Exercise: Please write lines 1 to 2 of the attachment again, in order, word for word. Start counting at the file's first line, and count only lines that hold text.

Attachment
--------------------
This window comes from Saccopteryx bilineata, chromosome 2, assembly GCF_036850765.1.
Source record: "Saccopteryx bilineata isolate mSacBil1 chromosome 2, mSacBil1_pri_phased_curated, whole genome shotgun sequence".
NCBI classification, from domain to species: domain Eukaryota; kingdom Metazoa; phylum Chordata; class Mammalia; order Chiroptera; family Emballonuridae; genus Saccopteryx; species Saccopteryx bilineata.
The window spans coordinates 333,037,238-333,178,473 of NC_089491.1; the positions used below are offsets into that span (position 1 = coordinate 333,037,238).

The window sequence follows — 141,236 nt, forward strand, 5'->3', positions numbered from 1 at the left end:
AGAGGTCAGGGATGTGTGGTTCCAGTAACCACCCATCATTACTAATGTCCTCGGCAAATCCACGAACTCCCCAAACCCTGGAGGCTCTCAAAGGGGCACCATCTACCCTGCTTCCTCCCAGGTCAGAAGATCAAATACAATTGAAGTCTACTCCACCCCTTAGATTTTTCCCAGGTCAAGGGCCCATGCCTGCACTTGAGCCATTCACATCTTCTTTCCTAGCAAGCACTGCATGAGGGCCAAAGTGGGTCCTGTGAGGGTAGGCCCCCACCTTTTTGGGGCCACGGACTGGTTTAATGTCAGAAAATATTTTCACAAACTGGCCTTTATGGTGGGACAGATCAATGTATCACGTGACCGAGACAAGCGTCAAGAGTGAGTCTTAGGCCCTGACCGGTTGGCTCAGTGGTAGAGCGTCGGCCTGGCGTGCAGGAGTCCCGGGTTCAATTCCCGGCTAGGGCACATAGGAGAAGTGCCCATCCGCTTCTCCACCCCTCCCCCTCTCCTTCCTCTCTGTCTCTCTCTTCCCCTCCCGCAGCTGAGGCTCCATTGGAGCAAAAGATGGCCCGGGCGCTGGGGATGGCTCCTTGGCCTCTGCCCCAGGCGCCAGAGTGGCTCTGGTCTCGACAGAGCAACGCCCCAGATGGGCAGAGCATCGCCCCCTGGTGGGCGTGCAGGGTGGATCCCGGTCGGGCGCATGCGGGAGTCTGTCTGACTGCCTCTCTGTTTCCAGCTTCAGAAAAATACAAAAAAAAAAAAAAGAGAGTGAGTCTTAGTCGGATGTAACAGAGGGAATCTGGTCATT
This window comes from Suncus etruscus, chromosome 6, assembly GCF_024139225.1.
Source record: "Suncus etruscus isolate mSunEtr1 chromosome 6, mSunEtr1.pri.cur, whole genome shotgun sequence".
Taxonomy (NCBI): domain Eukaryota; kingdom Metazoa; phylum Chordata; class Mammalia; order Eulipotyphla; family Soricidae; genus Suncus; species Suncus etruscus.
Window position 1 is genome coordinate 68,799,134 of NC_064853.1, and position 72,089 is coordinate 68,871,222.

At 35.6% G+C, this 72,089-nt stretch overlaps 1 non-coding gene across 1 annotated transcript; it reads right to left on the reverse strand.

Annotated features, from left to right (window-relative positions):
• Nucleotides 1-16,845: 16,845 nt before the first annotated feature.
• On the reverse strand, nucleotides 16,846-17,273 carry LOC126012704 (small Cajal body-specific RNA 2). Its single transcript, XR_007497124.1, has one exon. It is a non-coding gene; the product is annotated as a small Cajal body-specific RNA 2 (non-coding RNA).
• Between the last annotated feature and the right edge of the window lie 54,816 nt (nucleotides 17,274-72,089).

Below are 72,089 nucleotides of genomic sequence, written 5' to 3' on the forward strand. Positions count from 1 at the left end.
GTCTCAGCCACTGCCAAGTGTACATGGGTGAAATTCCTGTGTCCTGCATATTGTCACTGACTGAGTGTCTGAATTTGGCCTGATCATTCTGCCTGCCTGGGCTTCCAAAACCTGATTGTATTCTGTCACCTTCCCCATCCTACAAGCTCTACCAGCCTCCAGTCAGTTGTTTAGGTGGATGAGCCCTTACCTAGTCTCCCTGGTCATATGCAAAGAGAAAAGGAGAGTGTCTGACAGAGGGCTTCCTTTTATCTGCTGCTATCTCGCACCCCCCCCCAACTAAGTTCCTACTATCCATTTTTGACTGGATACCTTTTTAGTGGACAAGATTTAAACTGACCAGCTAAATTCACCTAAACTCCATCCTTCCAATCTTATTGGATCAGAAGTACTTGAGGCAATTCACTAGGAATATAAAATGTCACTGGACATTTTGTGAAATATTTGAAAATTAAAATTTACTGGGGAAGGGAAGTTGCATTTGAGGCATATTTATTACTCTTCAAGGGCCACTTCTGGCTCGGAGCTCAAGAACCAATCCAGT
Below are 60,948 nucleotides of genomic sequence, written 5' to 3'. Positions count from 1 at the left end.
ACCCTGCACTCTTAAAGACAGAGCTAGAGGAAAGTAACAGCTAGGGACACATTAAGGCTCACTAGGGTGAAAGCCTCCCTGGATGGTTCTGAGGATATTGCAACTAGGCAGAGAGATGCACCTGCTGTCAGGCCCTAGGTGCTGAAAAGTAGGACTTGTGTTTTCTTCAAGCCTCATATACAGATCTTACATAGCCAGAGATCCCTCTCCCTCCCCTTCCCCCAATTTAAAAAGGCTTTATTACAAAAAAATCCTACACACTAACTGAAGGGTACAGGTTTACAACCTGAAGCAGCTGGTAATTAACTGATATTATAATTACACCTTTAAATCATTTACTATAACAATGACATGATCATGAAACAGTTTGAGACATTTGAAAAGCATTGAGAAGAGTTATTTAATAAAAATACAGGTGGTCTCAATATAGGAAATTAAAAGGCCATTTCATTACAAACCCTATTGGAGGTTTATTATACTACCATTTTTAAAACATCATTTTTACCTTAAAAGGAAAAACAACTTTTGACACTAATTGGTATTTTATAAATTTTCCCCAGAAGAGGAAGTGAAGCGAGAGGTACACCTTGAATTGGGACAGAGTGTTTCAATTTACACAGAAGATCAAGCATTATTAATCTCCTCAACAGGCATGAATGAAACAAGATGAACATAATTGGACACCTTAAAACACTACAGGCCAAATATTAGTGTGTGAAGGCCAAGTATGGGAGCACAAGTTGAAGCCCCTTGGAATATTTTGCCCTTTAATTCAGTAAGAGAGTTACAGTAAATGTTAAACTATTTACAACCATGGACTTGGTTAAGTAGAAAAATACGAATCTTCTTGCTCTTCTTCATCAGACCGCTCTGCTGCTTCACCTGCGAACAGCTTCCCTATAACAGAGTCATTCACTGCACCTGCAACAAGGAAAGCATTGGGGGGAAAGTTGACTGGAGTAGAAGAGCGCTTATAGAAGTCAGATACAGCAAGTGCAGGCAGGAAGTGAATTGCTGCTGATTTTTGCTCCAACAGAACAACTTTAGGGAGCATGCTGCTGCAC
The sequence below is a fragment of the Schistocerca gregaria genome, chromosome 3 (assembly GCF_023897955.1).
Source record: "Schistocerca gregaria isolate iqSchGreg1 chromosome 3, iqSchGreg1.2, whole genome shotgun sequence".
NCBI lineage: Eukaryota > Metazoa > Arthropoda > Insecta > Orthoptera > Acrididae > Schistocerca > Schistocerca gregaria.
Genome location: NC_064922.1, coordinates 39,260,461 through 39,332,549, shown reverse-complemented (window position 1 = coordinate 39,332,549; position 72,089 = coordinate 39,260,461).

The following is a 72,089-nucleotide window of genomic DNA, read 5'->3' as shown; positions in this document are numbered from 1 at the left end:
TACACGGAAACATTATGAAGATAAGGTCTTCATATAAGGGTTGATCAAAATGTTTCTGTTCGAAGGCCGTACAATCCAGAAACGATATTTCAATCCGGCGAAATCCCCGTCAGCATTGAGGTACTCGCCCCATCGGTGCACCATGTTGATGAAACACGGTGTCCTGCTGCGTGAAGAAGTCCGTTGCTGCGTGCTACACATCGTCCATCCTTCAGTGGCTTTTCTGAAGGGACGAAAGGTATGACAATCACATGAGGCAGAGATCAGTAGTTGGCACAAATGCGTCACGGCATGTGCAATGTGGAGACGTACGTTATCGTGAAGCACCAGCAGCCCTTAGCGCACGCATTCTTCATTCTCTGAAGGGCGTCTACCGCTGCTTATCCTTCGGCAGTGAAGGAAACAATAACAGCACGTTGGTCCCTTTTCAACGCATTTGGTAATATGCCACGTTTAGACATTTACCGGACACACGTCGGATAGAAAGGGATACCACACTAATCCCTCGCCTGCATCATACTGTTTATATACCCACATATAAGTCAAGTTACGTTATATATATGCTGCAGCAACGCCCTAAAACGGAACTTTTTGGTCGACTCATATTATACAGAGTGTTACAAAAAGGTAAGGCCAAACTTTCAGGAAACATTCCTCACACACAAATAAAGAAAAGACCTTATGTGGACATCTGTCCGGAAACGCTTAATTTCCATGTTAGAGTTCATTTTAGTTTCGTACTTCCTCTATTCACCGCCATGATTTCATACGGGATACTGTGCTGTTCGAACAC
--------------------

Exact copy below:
This window comes from Saccopteryx bilineata, chromosome 2, assembly GCF_036850765.1.
Source record: "Saccopteryx bilineata isolate mSacBil1 chromosome 2, mSacBil1_pri_phased_curated, whole genome shotgun sequence".